1. Chapter Objectives Marketing: The Art and Science of Satisfying Customers CHAPTER 1 1 2 3 4 5 6 7 8 9 Define marketing, explain how it creates utility, and describe its role in the marketplace. Contrast marketing activities during the four eras in the history of marketing. Explain the importance of avoiding marketing myopia. Describe the characteristics of not-for-profit marketing. Identify and briefly explain each of the three types of nontraditional marketing. Outline the importance of creativity, critical thinking, and the technology revolution in marketing. Explain the shift from transaction-based marketing to relationship marketing. Identify the universal functions of marketing. Demonstrate the relationship between ethical business practices, social responsibility, and marketplace success.
2. WHAT IS MARKETING? • Production and marketing together create utility. • Utility The want-satisfying power of a good or service.
3. A DEFINITION OF MARKETING • Marketing Companywide consumer orientation with the objective of achieving long-run success. • Analyzing customer needs. • Obtaining the information necessary for design and production that match buyer expectations. • Satisfying customer preferences. • Creating and maintaining relationships with customers and suppliers. TODAY’S GLOBAL MARKETPLACE • Growing importance because of international agreements, growth of electronic business, and economic interdependence. • United States’ size and affluence make it an attractive market for foreign companies.
4. FOUR ERAS IN THE HISTORY OF MARKETING • Exchange process Activity in which two or more parties give something of value to each other to satisfy perceived need. Production Era Sales Era Marketing Era Relationship Era
5. Emergence of the Marketing Concept • Consumer orientation Business philosophy incorporating the marketing concept that emphasizes first determining unmet consumer needs and then designing a system for satisfying them. • Marketing concept Company-wide consumer orientation for achieving long-term success. • Relationship marketing Developing and maintaining of long-term, cost-effective relationships with individual customers, suppliers, employees, and other partners for mutual benefit. CONVERTING NEEDS TO WANTS • Effective marketing focuses on the benefits resulting from goods and services. • Companies must pay attention to what consumers want.
6. AVOIDING MARKETING MYOPIA • Marketing myopia Management’s failure to recognize the scope of its business.
7. EXPANDING THE TRADITIONAL BOUNDARIES OF MARKETING MARKETING IN NOT-FOR-PROFIT ORGANIZATIONS • Not-for-profits sometimes promote their messages through partnerships with commercial firms. CHARACTERISTICS OF NOT-FOR-PROFIT MARKETING • Must compete with other organizations for donors’ dollars. • Must often market to multiple audiences.
8. NONTRADITIONAL MARKETING Person Marketing Place Marketing Cause Marketing Event Marketing Organization Marketing
9. CREATIVITY AND CRITICAL THINKING • The challenges of the marketplace require critical thinking and creativity. • Creativity produces original ideas or knowledge. • Critical thinking determines the authenticity, accuracy, and worth of information, knowledge, claims, and arguments.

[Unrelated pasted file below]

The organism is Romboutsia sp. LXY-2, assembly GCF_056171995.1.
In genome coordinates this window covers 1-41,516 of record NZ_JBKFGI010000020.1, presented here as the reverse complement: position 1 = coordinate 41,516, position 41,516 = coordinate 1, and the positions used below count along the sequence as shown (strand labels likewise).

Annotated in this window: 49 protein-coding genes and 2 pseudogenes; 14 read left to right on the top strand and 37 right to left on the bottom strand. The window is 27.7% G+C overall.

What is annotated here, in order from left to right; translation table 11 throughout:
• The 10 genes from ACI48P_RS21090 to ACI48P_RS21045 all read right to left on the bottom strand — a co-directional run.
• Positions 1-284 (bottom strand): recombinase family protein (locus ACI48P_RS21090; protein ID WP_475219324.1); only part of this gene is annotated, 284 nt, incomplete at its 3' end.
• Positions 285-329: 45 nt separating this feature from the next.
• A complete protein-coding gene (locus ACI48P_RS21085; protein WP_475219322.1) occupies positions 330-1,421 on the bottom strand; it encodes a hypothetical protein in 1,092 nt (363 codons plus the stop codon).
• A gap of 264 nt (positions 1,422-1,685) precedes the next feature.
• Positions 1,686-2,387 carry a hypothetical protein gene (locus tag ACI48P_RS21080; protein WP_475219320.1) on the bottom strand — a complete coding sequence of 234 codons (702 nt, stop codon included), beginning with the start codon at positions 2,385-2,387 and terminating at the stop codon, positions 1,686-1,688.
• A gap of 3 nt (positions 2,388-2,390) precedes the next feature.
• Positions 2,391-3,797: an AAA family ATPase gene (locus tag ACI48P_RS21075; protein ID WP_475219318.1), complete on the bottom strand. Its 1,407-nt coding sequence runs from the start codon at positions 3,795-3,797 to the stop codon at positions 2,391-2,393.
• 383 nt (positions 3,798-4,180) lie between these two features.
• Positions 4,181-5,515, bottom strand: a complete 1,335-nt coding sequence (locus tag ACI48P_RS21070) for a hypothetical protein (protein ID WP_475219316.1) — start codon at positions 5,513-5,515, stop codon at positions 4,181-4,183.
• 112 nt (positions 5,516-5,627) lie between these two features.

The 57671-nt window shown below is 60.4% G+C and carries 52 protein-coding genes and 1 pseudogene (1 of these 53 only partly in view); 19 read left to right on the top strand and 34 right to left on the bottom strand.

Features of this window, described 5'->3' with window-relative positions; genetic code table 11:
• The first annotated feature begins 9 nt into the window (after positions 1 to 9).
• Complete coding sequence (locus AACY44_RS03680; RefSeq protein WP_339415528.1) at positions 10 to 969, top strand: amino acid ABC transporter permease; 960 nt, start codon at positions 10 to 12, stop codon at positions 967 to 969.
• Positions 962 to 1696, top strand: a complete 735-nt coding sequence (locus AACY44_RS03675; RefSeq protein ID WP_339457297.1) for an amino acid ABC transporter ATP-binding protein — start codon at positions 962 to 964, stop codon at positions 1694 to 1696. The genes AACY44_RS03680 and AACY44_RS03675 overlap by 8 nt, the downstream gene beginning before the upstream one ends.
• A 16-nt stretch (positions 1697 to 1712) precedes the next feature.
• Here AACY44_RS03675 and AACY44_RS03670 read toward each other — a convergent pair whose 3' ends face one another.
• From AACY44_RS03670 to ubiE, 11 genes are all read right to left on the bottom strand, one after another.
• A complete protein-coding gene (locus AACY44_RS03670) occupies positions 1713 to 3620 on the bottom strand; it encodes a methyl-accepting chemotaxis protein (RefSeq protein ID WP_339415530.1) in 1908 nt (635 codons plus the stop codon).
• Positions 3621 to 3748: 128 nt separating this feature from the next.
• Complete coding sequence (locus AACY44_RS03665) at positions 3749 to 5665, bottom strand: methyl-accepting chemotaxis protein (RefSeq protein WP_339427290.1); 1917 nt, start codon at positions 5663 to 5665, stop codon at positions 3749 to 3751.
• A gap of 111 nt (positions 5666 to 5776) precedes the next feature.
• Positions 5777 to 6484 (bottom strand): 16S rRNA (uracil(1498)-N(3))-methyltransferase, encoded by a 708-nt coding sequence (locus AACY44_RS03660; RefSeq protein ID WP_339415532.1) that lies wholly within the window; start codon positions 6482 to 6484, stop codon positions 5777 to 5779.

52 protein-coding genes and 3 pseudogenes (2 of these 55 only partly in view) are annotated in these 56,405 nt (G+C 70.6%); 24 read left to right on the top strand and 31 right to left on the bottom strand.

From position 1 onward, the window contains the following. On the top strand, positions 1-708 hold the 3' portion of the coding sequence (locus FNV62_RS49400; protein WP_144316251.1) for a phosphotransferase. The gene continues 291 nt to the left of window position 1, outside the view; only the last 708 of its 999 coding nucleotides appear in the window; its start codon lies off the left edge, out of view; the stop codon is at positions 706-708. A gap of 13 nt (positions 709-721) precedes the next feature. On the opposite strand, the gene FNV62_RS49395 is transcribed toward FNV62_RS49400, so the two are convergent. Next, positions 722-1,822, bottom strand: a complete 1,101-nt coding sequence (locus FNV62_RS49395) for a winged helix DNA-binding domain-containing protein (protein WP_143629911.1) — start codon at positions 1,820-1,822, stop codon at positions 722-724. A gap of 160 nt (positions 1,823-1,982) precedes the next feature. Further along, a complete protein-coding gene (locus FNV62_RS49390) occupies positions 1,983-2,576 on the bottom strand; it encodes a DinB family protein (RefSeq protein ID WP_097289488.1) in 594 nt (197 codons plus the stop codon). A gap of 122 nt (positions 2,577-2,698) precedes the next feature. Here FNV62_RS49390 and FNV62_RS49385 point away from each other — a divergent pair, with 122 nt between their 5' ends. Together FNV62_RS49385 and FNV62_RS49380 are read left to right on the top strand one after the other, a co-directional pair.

10. TECHNOLOGY REVOLUTION IN MARKETING • Technology—The business application of knowledge based on scientific discoveries, inventions, and innovations. • Internet sales in U.S. topped $143 billion in a recent year. INTERACTIVE AND INTERNET MARKETING • Interactive marketing—Customer controls amount and type of information received from a marketer. BROADBAND • Makes online marketing faster and easier than previously possible. WIRELESS • 41 percent of U.S. Internet users are “wireless ready.”
11. FROM TRANSACTION-BASED MARKETING TO RELATIONSHIP MARKETING • Focus is on developing customers into repeat, loyal customers to increase their lifetime value. • Repeat customers are a source of buzz marketing. DEVELOPING PARTNERSHIPS AND STRATEGIC ALLIANCES • Relationship marketing also applies to business-to-business relationships with suppliers, distributors, and other partners. • Strategic alliances Partnerships in which two or more companies combine resources and capital to create competitive advantages in a new market. • Not-for-profits often raise awareness and funds through strategic partnerships.
12. COSTS AND FUNCTIONS OF MARKETING • Marketing costs are typically 40 to 60 percent of total product costs. • Marketing performs eight universal functions: • Exchange functions—buying and selling • Physical distribution functions—transporting and storing • Facilitating functions—standardizing and grading, financing, risk taking, and securing marketing information.
13. ETHICS AND SOCIAL RESPONSIBILITY: DOING WELL BY DOING GOOD • Ethics—Moral standards of behavior expected in a society. • Most businesspeople follow ethical practices. • Social responsibility—Marketing philosophies, policies, procedures, and actions whose primary objective is to enhance society. • Often takes the form of philanthropy.